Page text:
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Pathways to housing the homeless

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"I think that's a deeply internalized image for me," he continues, "an inclusive and helpful society where we all live, each with our own gifts to contribute to the pool."

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Wicker chairs and flowers

With at least two staff visits each month – and usually more – Pathways strives for that sense of inclusion, while encouraging the autonomy of independent living. Apartments are scattered throughout Manhattan and Westchester: Congregated sites, says Tsemberis, can breed stigma and an institutional feel.

There's nothing institutional about Jane Whiley's apartment. It is full of wicker chairs and tables painted all shades of green, red, and orange, arranged with astonishing symmetry.

Family pictures, brightly colored plastic fruit, and iced-tea bottles crammed with artificial flowers crowd each surface; homemade collages line the walls. Above the kitchen sink, 18 mugs dangle from hooks on black-and-white checked wallpaper.

Homeless after losing her home of 31 years around the time she was diagnosed with schizophrenia, Ms. Whiley spent eight months in a women's shelter before hearing of Pathways at the Harlem YMCA.

She now works part time as a Pathways receptionist and part time at the Ricco/Maresca Gallery on 20th Street, which features self-taught artists, many of whom are considered to be mentally ill.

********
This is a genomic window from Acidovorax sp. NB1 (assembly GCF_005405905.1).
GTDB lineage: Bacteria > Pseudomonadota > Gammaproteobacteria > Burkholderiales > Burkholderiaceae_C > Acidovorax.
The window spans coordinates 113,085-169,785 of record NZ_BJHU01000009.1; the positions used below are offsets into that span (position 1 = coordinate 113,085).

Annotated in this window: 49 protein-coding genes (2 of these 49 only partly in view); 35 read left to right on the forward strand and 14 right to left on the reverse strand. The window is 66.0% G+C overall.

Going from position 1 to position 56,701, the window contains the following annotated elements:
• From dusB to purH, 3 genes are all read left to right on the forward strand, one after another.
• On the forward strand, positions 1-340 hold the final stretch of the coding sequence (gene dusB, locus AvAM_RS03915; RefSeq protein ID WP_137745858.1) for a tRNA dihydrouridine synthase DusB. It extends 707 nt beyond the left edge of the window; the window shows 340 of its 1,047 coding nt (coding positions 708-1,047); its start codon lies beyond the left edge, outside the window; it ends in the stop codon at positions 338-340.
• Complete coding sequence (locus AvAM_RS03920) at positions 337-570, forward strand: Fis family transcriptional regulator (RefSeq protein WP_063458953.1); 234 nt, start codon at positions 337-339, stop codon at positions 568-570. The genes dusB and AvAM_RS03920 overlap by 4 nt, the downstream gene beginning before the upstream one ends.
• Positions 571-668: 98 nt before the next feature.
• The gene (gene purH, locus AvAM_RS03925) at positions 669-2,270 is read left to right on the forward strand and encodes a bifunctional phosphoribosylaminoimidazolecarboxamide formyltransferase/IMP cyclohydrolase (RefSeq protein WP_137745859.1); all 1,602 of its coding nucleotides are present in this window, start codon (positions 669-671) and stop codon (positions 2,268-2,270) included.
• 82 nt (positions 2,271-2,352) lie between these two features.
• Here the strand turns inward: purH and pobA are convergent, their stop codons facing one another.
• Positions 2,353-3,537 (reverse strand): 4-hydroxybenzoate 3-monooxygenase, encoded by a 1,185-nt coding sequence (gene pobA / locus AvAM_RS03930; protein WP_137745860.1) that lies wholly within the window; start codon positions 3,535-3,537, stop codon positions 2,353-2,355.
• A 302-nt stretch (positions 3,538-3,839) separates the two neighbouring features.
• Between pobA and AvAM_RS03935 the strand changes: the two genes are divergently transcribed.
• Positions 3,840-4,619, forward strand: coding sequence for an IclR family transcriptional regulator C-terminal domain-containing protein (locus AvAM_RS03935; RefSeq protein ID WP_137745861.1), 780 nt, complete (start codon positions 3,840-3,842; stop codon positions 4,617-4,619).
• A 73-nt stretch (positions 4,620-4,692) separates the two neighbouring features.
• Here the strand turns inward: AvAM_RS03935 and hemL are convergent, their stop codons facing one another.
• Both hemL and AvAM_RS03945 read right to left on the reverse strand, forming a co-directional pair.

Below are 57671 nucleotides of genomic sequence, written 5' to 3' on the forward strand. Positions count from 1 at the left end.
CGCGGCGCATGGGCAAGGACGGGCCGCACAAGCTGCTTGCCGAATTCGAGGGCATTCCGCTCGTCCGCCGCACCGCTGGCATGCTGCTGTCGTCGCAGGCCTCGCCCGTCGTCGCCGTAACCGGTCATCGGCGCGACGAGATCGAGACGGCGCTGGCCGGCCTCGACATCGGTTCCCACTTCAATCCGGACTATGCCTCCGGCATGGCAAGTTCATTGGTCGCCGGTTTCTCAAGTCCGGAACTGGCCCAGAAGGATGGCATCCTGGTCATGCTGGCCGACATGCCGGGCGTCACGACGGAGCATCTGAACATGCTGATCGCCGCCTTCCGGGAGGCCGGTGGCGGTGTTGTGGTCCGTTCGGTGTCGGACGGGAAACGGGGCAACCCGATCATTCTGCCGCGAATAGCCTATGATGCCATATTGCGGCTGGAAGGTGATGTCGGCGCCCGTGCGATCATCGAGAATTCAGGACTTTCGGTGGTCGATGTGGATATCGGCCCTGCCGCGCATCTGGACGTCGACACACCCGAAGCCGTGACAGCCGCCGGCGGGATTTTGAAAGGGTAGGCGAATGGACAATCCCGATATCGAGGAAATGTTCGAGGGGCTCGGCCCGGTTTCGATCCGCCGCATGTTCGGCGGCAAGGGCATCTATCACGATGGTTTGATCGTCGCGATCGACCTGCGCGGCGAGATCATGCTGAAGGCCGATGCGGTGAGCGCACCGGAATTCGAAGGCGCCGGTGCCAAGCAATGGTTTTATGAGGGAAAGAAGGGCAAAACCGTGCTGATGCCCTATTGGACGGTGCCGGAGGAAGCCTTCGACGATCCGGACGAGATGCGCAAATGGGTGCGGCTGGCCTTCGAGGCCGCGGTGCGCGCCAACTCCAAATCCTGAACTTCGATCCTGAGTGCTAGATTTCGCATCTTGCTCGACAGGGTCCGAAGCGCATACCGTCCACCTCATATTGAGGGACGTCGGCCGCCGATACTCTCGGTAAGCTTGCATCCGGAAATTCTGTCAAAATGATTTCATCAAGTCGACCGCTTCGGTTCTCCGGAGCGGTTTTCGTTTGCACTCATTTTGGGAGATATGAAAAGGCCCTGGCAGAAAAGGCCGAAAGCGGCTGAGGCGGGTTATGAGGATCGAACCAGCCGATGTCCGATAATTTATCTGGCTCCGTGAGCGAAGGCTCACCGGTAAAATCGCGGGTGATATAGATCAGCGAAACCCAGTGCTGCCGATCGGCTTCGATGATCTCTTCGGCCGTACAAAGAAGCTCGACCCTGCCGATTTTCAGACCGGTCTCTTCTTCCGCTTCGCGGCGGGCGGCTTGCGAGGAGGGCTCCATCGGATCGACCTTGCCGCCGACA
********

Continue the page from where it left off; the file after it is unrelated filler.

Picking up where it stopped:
'Out of the madness'

When Craig Murray introduces himself over Pepperidge Farm cookies and a beef knish, he sounds as though he's at Alcoholics Anonymous. "My name is Craig," he says earnestly, "and I'm dually diagnosed. That means I have a mental illness and a substance-abuse problem."

A heavy man with wide brown eyes, measured speech, and an easy smile, he speaks eagerly. After six years in a state hospital battling cocaine addiction, he heard of Pathways through a friend, and now lives in Washington Heights.

"Pathways came and scooped me out of the madness," he says, "found that I was articulate, open-minded, civic-minded – a nice person, aside from what was documented in some chart I never saw."

Armando Vasquez has likewise found a haven in Pathways – though as "a street character," he insists it was easy to survive. He met a Pathways worker while visiting homeless friends at Grand Central Station and jumped at the opportunity to obtain permanent housing.

A street kid at 11, Mr. Vasquez was sniffing heroin at 12. "I was a drug addict all my life," he says over lunch. "For 30 or 40 years, all I did was get high." Now he's been clean for 14 years.

As Vasquez talks of his struggle with drugs and "weirdo problems," Tsemberis leans forward. "I don't think it would have been possible for you to deal with your clinical problems if you were homeless," he says.

"Without a doubt," agrees Vasquez. "Without a doubt."

Measures of progress

Not everyone in the Pathways program is happy: Clients push for bigger apartments, or insist their buildings are too noisy, too dangerous, too drug-infested.

"That's always a sign of progress," says Tsemberis, "for them to know that they deserve better, that they can do better."

Darlene Lee, Pathway's East Harlem service coordinator, describes one client who was so used to street life that he'd salvage garbage for decor, cramming seven televisions into a one-bedroom apartment. Tempering that pack-rat instinct, says Ms. Lee, has been "a therapy for him." Now he has four TVs instead of seven – a measure of progress that would count for little in a traditional program, where recovery might be gauged by the number of drinks not taken.

"Especially for people who have been institutionalized," says Tsemberis, "it's a huge conceptual shift to be in a social-service system [that makes] people feel like they're in charge of their lives."

Even enlightened social workers sometimes admit to surprise as they see clients assume the privileges of routine life.